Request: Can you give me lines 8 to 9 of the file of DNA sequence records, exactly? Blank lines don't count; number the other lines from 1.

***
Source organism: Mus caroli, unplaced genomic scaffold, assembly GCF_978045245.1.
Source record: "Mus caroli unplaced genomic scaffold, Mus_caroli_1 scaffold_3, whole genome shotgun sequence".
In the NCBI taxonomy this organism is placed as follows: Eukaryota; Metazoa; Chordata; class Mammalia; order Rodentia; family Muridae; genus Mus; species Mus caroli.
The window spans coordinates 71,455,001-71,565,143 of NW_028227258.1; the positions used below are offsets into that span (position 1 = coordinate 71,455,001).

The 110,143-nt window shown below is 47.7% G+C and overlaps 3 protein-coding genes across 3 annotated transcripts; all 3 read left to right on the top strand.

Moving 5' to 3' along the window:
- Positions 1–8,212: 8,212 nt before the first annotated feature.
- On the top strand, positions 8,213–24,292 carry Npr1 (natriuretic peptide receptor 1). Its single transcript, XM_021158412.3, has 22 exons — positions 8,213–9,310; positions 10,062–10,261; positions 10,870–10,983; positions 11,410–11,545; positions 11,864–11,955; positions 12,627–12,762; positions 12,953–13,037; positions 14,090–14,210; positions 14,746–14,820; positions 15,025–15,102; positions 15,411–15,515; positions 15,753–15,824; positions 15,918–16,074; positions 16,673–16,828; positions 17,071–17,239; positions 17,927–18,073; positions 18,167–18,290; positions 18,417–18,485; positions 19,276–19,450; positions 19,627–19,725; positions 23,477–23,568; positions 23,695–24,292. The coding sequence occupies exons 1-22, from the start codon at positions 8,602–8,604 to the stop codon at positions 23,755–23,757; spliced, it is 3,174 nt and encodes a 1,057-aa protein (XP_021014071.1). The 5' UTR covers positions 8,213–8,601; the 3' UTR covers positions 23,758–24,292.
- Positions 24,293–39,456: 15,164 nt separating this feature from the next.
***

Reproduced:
- On the top strand, positions 8,213–24,292 carry Npr1 (natriuretic peptide receptor 1). Its single transcript, XM_021158412.3, has 22 exons — positions 8,213–9,310; positions 10,062–10,261; positions 10,870–10,983; positions 11,410–11,545; positions 11,864–11,955; positions 12,627–12,762; positions 12,953–13,037; positions 14,090–14,210; positions 14,746–14,820; positions 15,025–15,102; positions 15,411–15,515; positions 15,753–15,824; positions 15,918–16,074; positions 16,673–16,828; positions 17,071–17,239; positions 17,927–18,073; positions 18,167–18,290; positions 18,417–18,485; positions 19,276–19,450; positions 19,627–19,725; positions 23,477–23,568; positions 23,695–24,292. The coding sequence occupies exons 1-22, from the start codon at positions 8,602–8,604 to the stop codon at positions 23,755–23,757; spliced, it is 3,174 nt and encodes a 1,057-aa protein (XP_021014071.1). The 5' UTR covers positions 8,213–8,601; the 3' UTR covers positions 23,758–24,292.
- Positions 24,293–39,456: 15,164 nt separating this feature from the next.